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Nortel Takes 40-Gig to Verizon

Nortel Networks Ltd. cracked open the Molson this morning as official word finally got out that it beat Ciena, Alcatel-Lucent, and others to become a major part of Verizon Enterprise Solutions 's ultra long-haul network in Europe. (See Nortel Wins Verizon Deal.)

Nortel says the network is based on its Optical Multiservice Edge (OME) 6500 converged optical platform, and will provide 10-Gbit/s and 40-Gbit/s connectivity to meet growing bandwidth requirements being driven by video and advanced business services.

"This is a fantastic win for us," says Philippe Morin, president of Nortel's Metro Ethernet Networks. "Verizon made a vote of confidence on our 10-gig and 40-gig technology."

Morin points to the OME 6500's ability to serve both 10-Gbit/s and 40-Gbit/s links, which will allow Verizon to deploy the equipment and choose between 10-Gig or 40-Gig connections depending on bandwidth needs.

"The beauty of our offering is that it's on the same link budget. If they want to start at 10-gig and dial it up to 40-gig, they can," Morin says.

Morin says Nortel's technology will also offer "significant cost savings" to Verizon by enabling the carrier to extend 40-gig services without requiring dispersion compensation modules.

Michael Bauer, Director of Core Planning and Engineering for Verizon Business in Europe, says "there are significant differences in the network cost structure." He points to savings from being able to cut down on the incremental cost of adding 10-gig circuits across the current network topology, as well as the ability to reduce the number of regeneration sites by using the latest ULH technology.

Bauer says the ability to potentially upgrade to 100-gig services also played into the decision. "Having a credible story for 40-gig and then onwards to 100-gig has been an important factor," he says.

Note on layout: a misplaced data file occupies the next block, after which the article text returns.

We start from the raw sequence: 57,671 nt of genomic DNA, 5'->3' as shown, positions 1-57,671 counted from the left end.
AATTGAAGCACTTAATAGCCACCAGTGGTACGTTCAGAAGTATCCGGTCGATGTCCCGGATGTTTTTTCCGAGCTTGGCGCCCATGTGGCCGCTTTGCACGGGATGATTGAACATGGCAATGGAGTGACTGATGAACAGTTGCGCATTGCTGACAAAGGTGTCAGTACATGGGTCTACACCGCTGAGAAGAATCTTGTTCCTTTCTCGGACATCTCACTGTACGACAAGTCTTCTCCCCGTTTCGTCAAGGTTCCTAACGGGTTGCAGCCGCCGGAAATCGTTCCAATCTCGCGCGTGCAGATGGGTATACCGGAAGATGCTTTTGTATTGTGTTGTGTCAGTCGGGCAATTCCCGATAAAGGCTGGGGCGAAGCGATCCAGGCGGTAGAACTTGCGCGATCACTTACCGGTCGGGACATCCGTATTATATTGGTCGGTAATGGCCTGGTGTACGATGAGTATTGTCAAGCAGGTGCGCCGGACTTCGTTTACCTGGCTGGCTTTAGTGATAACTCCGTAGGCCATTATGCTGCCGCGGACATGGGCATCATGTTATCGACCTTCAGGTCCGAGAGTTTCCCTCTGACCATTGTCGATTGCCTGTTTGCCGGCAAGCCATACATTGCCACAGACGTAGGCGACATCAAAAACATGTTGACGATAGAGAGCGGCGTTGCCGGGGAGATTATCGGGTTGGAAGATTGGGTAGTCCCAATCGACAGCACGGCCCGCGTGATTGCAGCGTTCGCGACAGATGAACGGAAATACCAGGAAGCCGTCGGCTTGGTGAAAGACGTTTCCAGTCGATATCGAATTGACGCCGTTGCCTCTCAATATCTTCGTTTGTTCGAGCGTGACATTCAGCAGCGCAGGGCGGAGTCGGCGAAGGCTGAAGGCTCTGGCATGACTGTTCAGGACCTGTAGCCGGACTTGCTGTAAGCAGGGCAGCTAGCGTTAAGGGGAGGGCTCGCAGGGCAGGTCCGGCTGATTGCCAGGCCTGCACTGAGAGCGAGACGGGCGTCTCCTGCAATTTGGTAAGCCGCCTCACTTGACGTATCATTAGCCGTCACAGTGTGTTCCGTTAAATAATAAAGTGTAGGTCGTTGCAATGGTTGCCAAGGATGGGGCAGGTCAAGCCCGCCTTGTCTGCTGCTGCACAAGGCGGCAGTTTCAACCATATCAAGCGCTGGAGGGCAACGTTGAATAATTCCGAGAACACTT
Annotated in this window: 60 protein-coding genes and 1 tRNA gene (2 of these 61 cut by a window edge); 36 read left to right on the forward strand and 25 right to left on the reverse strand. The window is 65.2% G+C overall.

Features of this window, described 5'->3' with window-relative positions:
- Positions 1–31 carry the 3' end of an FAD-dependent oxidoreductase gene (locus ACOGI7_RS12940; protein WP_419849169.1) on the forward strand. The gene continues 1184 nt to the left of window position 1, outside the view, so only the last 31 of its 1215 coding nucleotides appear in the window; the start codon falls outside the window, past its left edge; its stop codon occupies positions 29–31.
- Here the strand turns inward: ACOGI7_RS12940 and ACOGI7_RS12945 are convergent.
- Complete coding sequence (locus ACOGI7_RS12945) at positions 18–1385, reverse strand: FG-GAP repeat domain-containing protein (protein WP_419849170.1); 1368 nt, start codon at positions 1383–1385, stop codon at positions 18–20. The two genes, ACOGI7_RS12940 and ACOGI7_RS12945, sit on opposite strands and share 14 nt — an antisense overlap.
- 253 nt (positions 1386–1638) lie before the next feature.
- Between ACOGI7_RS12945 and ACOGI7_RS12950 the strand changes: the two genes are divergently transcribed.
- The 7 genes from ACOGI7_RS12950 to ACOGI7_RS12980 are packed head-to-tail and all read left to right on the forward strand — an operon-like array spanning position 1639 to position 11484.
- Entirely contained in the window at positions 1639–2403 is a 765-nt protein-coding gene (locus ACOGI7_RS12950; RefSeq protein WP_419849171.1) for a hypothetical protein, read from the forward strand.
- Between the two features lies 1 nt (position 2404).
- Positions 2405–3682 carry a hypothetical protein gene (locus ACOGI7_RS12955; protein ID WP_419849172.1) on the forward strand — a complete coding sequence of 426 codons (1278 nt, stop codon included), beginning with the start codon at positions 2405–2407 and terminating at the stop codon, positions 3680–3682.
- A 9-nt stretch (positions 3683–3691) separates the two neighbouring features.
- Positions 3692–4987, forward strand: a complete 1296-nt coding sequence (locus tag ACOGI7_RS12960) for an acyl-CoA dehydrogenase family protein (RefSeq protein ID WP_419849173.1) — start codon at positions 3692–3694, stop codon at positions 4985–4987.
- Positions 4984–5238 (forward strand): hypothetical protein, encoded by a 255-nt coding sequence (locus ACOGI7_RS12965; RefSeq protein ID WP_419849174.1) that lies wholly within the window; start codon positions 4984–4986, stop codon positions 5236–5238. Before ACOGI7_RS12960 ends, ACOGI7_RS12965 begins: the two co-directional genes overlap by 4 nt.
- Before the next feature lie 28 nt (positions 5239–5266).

Morin says the Nortel technology will allow Verizon to "go from 10-gig to 40-gig and 40-gig to 100-gig on the same sort of route. What we're using at 40-gig we can also use for 100-gig."

Finally, Bauer says that part of the decision comes from the fact that the OME 6500 is already in use in some of Verizon's metro markets in Europe. "We have been using it in metro space. Basically the box is known to the local operations staff and it is simplifying certain activities in terms of operation system," he says.

The news comes as a follow-up to an announcement Verizon made in September, in which the service provider said it would upgrade 20 percent of its European optical network with ultra-long-haul technology by the end of the year. (See VZ Goes Ultra Long-Haul.)

But Verizon didn't name the chosen vendor at that time, saying it could be one of its current three suppliers -- Alcatel-Lucent (NYSE: ALU), Nokia Networks , and Ciena Corp. (NYSE: CIEN) -- or another vendor.

That Nortel won over incumbent suppliers in the network could be significant, particularly as optical vendors jockey for a larger piece of Verizon's business. That's because Verizon and Verizon Business have RFPs out for converged optical + Ethernet platforms to be used in their networks. (See Verizon Preps God Box RFP and Verizon Biz Nears 'God Box' Choice.)

Because of opportunities like those, Nortel has transformed the OME 6500 from a typical transport device to a converged box. In June, Nortel announced that it was adding integrated reconfigurable optical add/drop multiplexing (ROADM) and Ethernet access capabilities to the OME 6500. (See Nortel's Noisy With Optical Opportunity.)

"From our point of view, we're responding to these opportunities, not just with Verizon. As the demand for Ethernet services or packet services increases, our converged platform fits really nicely into that sweet spot," Morin says.

— Ryan Lawler, Reporter, Light Reading

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